Chinese regulators warn leading platforms on Alibaba's record anti-monopoly fine
Updated 22:45, 13-Apr-2021
By Huo Li, Geng Xiuhui
Passengers browse on smartphones at a subway station in Shanghai, China, October 11, 2019. /CFP

Passengers browse on smartphones at a subway station in Shanghai, China, October 11, 2019. /CFP

In another anti-monopoly push, Chinese regulators on Tuesday cautioned the country's leading internet platforms on Alibaba's record $2.78 billion fine for abusing dominant market position, and allocated them one-month grace time for rectification.

China's top authorities for regulation of markets, cyberspace and taxation pledged to continue to crack down on internet platforms abusing their dominant market positions in a joint meeting.

The officials said that China required enterprises operating on internet platforms to respect and obey the rules. They ordered platforms to comprehensively rectify problems within a month and establish a new order of platform economy after Alibaba Group's case.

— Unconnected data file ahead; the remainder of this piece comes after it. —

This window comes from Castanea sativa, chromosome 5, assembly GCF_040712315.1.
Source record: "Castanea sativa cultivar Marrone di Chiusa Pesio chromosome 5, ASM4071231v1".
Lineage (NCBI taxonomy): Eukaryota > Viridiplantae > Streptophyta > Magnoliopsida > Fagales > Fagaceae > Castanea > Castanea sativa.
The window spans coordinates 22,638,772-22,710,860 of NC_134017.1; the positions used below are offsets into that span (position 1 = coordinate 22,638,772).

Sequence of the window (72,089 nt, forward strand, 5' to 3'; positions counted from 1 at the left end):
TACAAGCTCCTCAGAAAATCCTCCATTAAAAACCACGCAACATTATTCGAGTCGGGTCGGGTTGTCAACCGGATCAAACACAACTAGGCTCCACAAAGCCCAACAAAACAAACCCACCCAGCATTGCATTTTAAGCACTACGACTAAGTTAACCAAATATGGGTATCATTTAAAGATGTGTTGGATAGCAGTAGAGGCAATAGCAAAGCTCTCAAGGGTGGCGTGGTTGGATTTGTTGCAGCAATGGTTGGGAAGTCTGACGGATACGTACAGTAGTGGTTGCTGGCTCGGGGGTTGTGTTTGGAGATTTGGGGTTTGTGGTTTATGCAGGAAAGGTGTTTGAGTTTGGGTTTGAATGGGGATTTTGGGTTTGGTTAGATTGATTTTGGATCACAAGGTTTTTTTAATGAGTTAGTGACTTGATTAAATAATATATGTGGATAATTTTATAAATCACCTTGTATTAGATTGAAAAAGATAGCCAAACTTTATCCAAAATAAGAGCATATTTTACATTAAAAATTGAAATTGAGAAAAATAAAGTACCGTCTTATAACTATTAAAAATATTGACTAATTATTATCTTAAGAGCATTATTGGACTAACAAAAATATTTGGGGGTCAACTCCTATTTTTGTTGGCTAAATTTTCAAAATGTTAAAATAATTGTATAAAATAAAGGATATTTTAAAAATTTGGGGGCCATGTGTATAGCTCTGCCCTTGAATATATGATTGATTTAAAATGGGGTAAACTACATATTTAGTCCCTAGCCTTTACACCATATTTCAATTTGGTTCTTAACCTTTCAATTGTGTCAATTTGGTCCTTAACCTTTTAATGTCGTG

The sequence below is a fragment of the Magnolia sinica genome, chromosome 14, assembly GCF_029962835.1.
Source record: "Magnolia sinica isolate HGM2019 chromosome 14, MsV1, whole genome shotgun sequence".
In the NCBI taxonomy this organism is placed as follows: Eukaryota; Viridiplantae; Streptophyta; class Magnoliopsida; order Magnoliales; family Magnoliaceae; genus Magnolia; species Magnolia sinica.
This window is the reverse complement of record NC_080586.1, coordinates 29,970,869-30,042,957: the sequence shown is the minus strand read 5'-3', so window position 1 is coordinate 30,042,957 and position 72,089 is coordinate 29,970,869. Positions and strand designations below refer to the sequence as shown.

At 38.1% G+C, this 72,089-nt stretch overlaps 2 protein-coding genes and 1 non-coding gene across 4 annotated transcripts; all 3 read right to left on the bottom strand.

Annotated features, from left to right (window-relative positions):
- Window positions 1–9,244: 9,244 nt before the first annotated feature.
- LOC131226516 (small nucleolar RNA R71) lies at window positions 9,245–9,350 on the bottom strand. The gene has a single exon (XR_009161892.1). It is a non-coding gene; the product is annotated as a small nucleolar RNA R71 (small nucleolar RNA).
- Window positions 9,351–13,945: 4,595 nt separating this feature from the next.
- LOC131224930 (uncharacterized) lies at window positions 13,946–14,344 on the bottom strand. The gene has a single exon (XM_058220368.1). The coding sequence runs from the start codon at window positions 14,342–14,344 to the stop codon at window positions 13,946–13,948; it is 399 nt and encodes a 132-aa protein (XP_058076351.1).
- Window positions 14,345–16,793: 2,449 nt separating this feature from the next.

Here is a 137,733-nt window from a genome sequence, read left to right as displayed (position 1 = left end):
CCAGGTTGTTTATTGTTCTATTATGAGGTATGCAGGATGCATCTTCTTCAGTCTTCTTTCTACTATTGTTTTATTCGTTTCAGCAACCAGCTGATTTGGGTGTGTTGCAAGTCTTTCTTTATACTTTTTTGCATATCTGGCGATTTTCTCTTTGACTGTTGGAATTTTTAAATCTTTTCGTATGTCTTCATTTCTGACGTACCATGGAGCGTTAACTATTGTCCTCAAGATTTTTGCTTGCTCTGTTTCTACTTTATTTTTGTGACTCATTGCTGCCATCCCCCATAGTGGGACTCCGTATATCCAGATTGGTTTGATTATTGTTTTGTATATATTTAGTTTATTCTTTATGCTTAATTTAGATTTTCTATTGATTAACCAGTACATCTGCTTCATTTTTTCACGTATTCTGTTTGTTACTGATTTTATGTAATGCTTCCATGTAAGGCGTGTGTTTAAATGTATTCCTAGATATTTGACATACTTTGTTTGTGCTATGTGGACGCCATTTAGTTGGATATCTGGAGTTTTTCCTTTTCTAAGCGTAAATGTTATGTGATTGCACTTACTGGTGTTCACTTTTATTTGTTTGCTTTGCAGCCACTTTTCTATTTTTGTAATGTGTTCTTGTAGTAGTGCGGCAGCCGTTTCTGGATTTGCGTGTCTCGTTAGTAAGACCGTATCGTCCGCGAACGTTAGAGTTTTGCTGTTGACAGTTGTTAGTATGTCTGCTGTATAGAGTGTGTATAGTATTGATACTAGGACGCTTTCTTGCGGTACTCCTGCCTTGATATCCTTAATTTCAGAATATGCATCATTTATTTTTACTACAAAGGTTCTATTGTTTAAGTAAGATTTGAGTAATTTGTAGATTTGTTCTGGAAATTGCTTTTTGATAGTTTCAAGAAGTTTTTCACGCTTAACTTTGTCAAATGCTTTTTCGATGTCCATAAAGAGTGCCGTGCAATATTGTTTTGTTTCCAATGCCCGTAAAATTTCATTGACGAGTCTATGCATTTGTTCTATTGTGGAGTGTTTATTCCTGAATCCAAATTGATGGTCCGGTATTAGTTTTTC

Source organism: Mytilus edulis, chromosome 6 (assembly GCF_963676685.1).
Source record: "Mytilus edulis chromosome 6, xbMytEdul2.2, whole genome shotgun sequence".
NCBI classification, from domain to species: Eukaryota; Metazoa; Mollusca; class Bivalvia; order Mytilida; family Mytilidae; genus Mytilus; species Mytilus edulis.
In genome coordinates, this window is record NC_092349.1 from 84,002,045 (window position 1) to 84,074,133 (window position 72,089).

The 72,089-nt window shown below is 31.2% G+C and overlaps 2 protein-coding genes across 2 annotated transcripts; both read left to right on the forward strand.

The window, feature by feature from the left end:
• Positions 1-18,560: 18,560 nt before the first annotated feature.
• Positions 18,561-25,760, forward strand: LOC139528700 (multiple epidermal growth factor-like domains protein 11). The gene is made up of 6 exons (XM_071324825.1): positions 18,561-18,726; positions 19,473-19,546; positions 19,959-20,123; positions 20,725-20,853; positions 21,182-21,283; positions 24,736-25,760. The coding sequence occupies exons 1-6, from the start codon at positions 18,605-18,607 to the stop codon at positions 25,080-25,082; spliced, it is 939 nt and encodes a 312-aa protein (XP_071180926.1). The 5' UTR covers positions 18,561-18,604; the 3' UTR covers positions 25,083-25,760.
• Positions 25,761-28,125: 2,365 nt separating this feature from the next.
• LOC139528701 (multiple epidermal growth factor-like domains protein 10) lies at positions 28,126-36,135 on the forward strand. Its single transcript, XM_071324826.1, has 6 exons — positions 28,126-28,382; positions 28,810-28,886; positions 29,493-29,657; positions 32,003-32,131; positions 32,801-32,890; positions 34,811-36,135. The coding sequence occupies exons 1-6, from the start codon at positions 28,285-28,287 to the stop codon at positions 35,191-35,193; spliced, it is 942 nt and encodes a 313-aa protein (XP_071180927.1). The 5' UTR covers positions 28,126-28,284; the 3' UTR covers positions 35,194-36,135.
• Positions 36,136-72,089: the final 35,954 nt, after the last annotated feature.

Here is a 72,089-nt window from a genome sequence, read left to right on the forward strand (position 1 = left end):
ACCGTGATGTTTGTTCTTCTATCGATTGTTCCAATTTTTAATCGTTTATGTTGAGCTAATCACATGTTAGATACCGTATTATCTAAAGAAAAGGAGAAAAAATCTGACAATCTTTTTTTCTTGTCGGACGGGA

China's State Administration for Market Regulation (SAMR) last week slapped a fine of 18.23 billion yuan ($2.78 billion) on Alibaba Group for indulging in a monopolistic act.

Alibaba Group was specifically fined for prohibiting merchants from opening stores or participating in promotional activities on other competitive platforms – the "pick one out of two" strategy.

Regulators again bashed such a requirement in a statement along Tuesday's meeting, citing the act has curbed competition, infringed the legitimate rights of the merchants, and at the same time hurt consumers' interest.

"If platform companies are caught on implement 'pick one out of two' strategy or other illegal activities after the rectification period, they will be severely punished in accordance with the law," the authorities said.

They also pointed out problems such as unfair price competition among community group buying firms, information leakage and tax-related illegal acts.

Representatives of 34 internet platform companies participated in the meeting.

At the beginning of 2020, China started the process of making revisions to its antitrust law for the first time since it took effect in 2008, with major changes on regulating abuse of market dominance.

China issued antitrust guidelines on the country's platform economy in February, signaling strengthened antitrust enforcement against monopolistic behaviors in the country's internet platform sector.

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